Cincinnati Ballet’s “Romeo & Juliet,” with live music by Prokofiev from the Cincinnati Symphony Orchestra under Carmen DeLeone’s baton and choreography from CEO & Artistic Director Victoria Morgan, opens Valentine’s Day (February 14) at The Aronoff Center. February first, I was at the ballet center to watch a rehearsal of the ballet. As I watched Victoria Morgan rehearse dancers Sarah Hairston (Juliet) and Patric Palkens (Romeo) I was struck by how communicative and considerate they were towards each other as they honed the details of Morgan’s choreography. I could see their partnership was going to be special.


Five days later I talked to the two during their lunch hour. I discovered that Sarah, who is now a principal dancer and Patric, a younger soloist understudy performing this plum role because of an injury, seemed not only physically matched for their onstage characterization, but also in their thoughtful determination as professionals to craft their performances.


Not only that, they knew how to have a good time with each other. Following is part one of a transcription of our conversation, slightly edited.

After I met them in the lobby of the Ballet Center, Patric said he was starving, so as he rushed off to get some food, promising to return soon, I talked with Sarah.

VALINKAT: How many different couples are there performing in the run of this ballet?

Sarah Hairston: There were three couples learning it and only two are performing it. Originally, three couples were learning it. Patric was learning it third cast.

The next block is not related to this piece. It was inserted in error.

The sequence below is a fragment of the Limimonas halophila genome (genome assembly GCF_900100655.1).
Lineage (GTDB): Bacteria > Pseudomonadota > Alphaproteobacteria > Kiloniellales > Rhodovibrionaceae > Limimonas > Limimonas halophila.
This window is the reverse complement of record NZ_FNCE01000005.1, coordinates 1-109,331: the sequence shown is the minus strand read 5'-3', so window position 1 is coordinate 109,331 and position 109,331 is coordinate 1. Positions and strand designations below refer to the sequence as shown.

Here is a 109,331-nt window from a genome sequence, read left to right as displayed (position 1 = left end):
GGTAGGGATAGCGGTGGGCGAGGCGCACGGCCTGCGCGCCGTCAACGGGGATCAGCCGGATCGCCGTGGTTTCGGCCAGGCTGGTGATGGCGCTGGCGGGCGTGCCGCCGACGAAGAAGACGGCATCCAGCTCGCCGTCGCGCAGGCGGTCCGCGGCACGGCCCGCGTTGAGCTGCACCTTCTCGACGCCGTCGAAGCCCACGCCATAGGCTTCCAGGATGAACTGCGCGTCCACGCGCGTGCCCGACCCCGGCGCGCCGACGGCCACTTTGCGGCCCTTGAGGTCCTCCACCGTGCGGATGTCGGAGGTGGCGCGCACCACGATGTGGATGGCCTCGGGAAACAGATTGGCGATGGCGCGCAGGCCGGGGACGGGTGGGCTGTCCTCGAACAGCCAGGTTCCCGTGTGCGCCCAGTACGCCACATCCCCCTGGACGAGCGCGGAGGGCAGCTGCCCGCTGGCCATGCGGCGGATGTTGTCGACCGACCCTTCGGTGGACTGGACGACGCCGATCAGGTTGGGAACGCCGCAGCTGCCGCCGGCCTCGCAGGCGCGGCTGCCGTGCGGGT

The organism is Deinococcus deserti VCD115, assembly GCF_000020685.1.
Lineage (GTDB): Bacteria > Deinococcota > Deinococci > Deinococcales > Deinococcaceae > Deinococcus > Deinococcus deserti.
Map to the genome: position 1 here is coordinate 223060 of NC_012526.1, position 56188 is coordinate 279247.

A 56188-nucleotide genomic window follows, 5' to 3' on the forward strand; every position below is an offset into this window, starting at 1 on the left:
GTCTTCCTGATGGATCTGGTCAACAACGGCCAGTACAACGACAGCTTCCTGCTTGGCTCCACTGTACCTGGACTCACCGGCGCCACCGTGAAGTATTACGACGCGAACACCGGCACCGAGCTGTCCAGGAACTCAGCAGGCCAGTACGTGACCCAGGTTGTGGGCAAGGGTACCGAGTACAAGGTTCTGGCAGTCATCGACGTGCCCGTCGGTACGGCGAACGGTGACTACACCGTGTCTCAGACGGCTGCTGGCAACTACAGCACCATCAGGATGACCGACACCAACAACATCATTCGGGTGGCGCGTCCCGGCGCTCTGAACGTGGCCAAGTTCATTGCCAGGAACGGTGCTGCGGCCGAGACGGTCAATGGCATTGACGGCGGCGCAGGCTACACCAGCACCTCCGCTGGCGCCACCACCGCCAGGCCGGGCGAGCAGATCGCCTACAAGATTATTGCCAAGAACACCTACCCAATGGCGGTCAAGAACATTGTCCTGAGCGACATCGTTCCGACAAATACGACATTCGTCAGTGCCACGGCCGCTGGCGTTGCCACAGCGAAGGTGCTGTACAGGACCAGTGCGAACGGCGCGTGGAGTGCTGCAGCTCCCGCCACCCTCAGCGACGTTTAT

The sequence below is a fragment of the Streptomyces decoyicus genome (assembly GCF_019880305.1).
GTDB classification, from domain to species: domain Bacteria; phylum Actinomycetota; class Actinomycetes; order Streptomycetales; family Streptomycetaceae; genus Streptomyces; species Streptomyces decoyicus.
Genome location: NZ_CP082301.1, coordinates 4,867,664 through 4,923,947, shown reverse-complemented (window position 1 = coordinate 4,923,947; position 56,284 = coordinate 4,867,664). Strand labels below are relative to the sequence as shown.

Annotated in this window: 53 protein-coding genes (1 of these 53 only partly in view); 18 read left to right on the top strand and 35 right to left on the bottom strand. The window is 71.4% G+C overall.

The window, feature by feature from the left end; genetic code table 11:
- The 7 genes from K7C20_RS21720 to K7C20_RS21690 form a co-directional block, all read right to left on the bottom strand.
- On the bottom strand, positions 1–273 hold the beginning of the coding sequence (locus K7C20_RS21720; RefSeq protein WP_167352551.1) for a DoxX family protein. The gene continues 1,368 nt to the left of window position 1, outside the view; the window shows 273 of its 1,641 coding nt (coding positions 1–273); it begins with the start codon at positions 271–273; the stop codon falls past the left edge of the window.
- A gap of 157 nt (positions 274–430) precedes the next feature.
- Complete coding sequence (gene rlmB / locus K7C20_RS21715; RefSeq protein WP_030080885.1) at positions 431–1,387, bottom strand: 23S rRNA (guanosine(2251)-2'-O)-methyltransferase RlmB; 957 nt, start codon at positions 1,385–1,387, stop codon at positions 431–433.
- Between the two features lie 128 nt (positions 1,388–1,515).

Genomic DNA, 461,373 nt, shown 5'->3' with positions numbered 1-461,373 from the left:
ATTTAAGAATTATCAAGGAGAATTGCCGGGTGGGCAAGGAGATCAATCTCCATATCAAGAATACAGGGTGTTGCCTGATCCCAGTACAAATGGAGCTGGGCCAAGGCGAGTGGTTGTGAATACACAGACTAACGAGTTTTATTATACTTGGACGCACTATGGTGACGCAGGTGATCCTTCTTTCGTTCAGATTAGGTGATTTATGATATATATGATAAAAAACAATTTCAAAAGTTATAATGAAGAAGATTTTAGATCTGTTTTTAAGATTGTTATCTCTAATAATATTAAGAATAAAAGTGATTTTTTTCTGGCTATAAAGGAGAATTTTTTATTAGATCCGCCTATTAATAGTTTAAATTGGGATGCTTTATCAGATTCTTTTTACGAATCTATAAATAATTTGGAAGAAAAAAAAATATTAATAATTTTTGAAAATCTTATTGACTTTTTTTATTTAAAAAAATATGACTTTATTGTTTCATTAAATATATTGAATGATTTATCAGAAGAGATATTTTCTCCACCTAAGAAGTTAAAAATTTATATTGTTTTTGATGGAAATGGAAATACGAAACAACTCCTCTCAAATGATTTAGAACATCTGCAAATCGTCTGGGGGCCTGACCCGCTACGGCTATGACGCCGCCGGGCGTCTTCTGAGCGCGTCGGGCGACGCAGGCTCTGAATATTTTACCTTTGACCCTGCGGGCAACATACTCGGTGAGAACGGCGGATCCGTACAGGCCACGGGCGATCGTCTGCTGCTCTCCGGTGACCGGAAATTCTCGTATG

VK: When do you two dance?

SH: The Friday morning school show and the Saturday matinee.

VK: You’ve been with Cincinnati Ballet since 2001, and by 2010 you’d moved up to principal, the top rank! The company has done “Romeo & Juliet” twice during that time. What roles did you play previously?

SH: I’ve been a Harlot every single time. So this was definitely a big change. A move up in the world!

VK: Have you partnered with Patric before?

SH: I have. I danced Carmen last year with him. But that’s it, that’s all that we’ve done.

VK: It’s said that sometimes corps dancers have to work harder than leads. But in this ballet, I doubt that is true!

SH: I think that one of the biggest challenges in this ballet is the partnering, for sure. There is a ton of partnering. Juliet really doesn’t dance by herself very much. She has one variation or two, but mostly, she is being partnered.

But maybe even a bigger challenge is the acting. I think Juliet is one of those roles in which as a dancer you are playing such a young girl, but emotionally [because of the dramatic range of the character], it is difficult find a dancer who is a good match for the role.

That’s because it takes such an element of maturity to be able to tap into that kind of emotion, that kind of acting. I know because ten years ago watching Kristi Capps and Tricia Sundbeck do this role, I remember thinking “wow, I would love to do that one day, but I know I’m not ready now.”

In 2008, last time we did the ballet, I was only a little older, but that was when I said to myself . . .  I really want to do this role. And I was so excited when it was put into the rep this year.